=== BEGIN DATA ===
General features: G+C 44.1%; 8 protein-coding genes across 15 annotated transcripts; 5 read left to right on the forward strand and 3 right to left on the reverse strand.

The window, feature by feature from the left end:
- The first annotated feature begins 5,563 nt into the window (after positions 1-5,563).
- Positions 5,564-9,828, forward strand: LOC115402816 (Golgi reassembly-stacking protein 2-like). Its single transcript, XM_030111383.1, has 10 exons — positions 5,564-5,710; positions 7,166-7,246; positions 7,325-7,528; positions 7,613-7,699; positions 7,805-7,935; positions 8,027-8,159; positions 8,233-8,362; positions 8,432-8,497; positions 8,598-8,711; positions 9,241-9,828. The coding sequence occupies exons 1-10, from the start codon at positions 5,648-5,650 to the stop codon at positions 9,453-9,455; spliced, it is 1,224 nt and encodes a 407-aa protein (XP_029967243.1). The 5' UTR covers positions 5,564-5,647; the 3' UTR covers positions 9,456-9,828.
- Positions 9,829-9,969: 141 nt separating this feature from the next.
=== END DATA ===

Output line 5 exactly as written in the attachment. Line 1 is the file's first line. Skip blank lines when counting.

- Positions 9,829-9,969: 141 nt separating this feature from the next.